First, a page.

A female orca at a marine park in France has learned a handful of words and can mimic human language, according to scientists.
The 16-year-old killer whale, named Wikie, can say “hello,” “bye-bye,” “one, two, three” and the name “Amy,” a study published in the Proceedings of the Royal Society B: Biological Sciences this week found.
The whale at Marineland Aquarium in Antibes, France, was also able to mimic an elephant’s trumpeting, a wolf’s howl and the sounds of a creaking door, according to Live Science, and she was able to learn the sounds quickly.
The orca was taught to mimic human language through her blowhole using shrill whistles and squawks, and was recorded making the sounds.
The ability to learn language is unusual among mammals; only humans, dolphins and whales can mimic sounds from other species, although birds, like parrots and some crows can copy human sounds, and it’s a sign of intelligence, researchers said, according to the BBC.
“In mammals it is very rare,” study co-author Dr. Josep Call, of the University of St. Andrews, told the BBC.
“Humans, obviously, are good at it … Interestingly, the mammals that can do best are marine animals,” Call said.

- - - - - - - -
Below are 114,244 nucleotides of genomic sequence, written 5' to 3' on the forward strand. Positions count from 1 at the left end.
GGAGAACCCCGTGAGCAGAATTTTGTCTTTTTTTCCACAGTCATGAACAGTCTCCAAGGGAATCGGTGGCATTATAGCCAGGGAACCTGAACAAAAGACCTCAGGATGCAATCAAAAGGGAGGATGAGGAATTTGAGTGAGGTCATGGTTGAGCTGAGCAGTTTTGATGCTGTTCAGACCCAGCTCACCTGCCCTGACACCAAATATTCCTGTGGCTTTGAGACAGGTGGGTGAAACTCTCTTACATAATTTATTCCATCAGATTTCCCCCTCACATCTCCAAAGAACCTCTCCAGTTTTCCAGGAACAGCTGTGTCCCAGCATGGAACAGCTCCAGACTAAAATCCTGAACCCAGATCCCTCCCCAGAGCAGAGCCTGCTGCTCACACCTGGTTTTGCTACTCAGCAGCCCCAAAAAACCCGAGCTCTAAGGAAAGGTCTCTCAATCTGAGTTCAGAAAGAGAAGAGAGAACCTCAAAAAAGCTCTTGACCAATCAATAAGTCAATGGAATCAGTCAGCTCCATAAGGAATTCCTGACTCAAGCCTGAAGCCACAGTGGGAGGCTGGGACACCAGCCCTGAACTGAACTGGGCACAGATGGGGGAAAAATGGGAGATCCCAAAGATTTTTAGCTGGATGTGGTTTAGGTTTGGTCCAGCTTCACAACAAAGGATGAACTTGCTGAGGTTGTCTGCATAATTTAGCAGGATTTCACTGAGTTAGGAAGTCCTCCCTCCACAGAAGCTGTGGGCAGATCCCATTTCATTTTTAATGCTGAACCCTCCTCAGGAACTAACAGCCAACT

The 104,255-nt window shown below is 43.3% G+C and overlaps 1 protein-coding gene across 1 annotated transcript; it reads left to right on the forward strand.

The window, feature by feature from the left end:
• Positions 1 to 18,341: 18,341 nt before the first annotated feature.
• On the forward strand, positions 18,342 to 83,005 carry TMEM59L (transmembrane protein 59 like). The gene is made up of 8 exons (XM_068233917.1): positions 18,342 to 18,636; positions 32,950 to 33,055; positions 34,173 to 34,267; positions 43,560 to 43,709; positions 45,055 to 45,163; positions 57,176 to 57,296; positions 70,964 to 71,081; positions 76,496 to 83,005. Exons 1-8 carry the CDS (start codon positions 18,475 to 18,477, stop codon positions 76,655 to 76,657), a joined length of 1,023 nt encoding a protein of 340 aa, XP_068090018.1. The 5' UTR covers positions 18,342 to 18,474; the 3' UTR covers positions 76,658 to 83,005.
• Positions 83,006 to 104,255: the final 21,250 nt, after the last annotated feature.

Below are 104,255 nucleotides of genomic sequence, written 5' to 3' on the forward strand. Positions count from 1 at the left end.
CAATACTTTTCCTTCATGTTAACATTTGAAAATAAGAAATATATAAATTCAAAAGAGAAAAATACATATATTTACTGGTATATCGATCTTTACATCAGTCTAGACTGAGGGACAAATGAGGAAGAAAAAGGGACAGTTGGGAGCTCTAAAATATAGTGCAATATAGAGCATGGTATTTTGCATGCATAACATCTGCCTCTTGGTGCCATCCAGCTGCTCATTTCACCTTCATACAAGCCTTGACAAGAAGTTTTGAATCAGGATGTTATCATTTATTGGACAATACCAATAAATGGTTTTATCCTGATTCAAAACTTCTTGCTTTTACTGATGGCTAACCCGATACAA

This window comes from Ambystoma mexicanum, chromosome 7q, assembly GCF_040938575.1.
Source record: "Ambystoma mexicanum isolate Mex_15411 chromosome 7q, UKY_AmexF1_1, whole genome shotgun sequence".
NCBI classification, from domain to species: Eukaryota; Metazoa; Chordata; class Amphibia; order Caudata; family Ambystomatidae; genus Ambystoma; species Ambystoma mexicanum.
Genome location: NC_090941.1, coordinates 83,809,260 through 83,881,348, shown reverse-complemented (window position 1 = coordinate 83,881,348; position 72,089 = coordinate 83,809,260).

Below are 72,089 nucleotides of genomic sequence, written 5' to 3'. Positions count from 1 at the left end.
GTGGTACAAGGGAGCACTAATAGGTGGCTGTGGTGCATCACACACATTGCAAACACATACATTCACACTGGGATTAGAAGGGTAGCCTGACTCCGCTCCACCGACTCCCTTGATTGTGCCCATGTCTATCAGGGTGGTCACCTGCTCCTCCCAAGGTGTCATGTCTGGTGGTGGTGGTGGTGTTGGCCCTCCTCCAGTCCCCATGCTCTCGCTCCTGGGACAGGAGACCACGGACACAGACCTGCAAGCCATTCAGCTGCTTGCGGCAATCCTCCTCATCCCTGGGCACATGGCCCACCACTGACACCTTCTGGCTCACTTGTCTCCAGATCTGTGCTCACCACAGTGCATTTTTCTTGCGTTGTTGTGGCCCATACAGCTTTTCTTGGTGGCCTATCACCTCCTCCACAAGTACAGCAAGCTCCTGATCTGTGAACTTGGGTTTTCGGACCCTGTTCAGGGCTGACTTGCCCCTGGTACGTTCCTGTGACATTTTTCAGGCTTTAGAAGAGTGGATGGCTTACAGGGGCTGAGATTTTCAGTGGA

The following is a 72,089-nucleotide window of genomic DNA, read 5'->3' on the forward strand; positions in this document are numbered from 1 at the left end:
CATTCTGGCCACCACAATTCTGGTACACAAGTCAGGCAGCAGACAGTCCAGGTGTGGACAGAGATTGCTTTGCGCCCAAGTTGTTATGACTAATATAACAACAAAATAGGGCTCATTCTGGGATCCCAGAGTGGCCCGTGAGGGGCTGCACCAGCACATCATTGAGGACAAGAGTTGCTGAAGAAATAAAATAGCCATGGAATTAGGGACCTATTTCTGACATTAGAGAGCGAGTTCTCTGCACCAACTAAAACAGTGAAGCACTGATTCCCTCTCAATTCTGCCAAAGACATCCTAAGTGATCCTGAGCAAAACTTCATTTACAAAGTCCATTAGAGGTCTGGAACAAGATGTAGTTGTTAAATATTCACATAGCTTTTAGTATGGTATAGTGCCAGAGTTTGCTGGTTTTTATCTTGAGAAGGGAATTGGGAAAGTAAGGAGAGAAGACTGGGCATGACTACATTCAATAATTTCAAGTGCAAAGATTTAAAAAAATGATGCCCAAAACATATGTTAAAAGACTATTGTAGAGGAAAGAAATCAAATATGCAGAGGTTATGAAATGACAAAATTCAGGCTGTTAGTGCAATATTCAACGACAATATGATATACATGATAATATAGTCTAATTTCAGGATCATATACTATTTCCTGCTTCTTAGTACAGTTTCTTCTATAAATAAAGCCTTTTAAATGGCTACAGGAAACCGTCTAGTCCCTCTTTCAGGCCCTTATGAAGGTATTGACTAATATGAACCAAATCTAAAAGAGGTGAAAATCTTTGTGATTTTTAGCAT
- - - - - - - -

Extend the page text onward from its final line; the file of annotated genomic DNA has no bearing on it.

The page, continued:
Orcas naturally communicate in the wild, vocalizing three distinct types of sounds: clicks, whistles, and pulsed calls, according to Orcalab. They also display dialects, depending on their pod.
Seaworld officials said killer whales rely on sound to communicate with each other, to navigate using echolocation and to hunt in dark or murky waters.
They begin learning the sounds, mainly from their mothers, soon after birth.
Researchers said more study is needed to establish “the role of social learning in the killer whale’s vocal dialects in the wild” and to determine and assess different sound features in orcas.
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